“Obviously mental health is an illness and needs to be treated as such. We need to be serious about people that have not just shown they have mental illness but have expressed violent tendencies and ensure that we have systems at the state and local level that are in place to address that before it turns into a violent incident."
Six senators, the head of the House redistricting committee and a long list of Republican political operatives could be questioned under oath as potential witnesses in the week-long Senate redistricting trial that begins Dec. 14.
Sen. Anitere Flores and Miguel Diaz de la Portilla, both Miami Republicans, may be questioned under oath about the origins and development of the staff-drawn base maps approved by the Senate and submitted tp the court by Gardiner, R-Orlando, according to a lengthy witness list filed Monday with the court by the coalition of voting groups.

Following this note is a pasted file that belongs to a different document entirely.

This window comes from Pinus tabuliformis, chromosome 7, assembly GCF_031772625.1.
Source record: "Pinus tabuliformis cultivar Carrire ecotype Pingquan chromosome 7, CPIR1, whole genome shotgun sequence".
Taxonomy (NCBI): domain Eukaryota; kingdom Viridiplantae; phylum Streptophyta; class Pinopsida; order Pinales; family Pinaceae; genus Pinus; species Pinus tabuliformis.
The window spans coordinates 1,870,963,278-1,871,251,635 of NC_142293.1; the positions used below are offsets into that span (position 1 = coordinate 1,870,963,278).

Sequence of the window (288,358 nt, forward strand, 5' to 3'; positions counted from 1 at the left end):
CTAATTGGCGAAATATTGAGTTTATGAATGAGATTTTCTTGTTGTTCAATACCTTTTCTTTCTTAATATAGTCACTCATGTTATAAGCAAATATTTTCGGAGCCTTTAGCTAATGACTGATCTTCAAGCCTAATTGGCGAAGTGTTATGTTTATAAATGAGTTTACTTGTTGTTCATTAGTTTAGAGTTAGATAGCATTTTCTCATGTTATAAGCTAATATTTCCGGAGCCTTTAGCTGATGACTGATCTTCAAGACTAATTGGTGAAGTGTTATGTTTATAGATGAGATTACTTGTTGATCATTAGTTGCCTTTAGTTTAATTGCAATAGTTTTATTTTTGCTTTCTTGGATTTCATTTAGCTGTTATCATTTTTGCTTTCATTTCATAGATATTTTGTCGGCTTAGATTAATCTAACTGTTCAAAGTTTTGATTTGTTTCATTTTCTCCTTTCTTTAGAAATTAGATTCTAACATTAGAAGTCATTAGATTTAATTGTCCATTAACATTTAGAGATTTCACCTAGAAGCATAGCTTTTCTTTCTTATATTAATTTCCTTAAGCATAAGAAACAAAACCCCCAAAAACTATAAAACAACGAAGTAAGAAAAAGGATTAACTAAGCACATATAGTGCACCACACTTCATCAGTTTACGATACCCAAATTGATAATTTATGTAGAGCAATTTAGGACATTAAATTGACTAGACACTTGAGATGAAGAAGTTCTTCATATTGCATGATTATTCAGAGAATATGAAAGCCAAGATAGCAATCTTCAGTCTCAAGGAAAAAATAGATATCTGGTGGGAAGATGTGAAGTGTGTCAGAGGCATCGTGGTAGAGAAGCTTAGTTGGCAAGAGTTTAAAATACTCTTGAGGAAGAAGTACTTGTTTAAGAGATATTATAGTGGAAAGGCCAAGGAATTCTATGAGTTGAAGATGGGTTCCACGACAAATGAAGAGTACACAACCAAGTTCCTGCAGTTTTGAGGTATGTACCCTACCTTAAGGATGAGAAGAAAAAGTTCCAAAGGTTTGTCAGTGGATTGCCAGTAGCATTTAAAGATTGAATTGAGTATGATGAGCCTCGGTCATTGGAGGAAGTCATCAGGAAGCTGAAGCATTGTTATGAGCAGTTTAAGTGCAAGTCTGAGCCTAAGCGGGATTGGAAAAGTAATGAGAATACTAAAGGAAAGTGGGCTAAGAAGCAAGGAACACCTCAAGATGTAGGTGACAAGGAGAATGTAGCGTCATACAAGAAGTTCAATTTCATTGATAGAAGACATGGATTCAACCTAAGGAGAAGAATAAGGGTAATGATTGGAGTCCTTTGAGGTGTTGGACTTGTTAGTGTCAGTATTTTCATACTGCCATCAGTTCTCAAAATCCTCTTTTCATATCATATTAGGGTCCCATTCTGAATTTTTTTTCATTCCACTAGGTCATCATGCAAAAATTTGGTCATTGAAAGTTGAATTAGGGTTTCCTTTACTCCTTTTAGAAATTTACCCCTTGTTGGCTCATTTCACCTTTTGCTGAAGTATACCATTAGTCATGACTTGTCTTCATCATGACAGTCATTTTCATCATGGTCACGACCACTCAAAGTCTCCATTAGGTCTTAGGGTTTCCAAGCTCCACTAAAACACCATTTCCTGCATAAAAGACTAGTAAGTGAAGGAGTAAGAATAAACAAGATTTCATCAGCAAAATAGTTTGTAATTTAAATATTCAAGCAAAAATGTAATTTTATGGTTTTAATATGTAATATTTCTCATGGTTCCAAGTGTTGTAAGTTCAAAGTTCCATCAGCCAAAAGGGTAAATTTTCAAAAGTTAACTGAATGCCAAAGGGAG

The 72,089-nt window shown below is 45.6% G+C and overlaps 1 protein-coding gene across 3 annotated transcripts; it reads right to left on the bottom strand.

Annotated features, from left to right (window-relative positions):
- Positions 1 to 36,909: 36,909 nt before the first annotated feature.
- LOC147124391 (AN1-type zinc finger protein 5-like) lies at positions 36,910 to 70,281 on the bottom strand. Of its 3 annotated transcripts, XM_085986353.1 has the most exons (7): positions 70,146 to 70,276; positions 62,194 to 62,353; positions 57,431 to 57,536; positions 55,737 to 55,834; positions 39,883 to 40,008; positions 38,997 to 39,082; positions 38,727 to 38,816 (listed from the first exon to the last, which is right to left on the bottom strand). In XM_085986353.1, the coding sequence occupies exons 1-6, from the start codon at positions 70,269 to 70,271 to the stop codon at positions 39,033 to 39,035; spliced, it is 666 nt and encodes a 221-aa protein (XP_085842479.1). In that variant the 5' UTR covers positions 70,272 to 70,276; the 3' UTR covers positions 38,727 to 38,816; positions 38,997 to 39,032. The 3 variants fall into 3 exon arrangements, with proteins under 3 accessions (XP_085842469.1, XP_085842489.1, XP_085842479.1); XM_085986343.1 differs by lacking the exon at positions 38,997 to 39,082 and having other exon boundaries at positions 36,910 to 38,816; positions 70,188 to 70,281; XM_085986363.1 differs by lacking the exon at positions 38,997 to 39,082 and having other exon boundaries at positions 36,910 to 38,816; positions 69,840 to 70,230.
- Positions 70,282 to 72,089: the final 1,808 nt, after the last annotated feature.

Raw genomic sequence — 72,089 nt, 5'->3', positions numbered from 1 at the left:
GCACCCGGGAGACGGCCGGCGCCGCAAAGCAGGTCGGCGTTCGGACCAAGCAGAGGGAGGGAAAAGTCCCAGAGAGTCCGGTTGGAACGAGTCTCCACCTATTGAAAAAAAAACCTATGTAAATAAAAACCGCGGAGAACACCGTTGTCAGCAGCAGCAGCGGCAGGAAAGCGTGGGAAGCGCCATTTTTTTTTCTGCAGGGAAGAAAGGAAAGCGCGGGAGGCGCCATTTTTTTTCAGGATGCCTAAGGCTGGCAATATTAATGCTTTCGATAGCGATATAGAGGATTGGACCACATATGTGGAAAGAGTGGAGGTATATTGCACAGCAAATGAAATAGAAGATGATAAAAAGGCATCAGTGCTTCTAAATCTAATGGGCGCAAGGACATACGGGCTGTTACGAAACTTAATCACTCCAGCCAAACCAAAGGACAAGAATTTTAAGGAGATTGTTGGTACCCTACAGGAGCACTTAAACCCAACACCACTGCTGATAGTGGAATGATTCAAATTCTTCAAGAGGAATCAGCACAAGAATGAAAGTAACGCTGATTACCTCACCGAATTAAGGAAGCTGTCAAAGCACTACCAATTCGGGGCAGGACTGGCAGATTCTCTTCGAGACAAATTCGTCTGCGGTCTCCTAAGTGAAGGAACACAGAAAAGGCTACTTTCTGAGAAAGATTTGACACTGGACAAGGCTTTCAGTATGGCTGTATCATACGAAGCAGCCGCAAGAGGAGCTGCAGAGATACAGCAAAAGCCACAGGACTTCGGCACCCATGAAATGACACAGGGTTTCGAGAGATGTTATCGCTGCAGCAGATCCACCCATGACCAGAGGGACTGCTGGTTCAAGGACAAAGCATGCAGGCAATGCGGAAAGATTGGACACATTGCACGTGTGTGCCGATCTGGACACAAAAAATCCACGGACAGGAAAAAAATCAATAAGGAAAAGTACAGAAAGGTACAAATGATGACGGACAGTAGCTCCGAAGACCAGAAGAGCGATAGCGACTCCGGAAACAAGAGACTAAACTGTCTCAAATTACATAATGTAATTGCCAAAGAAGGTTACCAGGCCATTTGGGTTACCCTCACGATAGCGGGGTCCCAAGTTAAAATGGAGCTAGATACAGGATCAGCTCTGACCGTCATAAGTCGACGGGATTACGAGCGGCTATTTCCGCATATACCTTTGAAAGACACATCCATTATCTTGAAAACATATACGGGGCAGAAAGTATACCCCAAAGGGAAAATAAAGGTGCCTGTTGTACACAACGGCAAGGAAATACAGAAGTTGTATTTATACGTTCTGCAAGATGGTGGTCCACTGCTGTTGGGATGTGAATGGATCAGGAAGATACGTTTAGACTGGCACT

Also on the potential witness list are Republican Sens. Jack Latvala of Clearwater and Tom Lee of Brandon and House Redistricting Committee Chairman Jose Oliva, R-Miami Lakes. The plaintiffs list only Galvano, R-Bradenton, as a witness who will definitely be called.
A five-day trial is scheduled before Leon County Circuit Court Judge George Reynolds and the plaintiffs, led by the League of Women Voters and Common Cause of Florida, say they will show that the map proposed by the Senate was rife with attempts to protect incumbents, in violation of the anti-gerrymandering provisions of the state constitution.
Lambrix was convicted in Glades County in 1984 for killing Aleisha Bryant and Clarence Moore, Jr.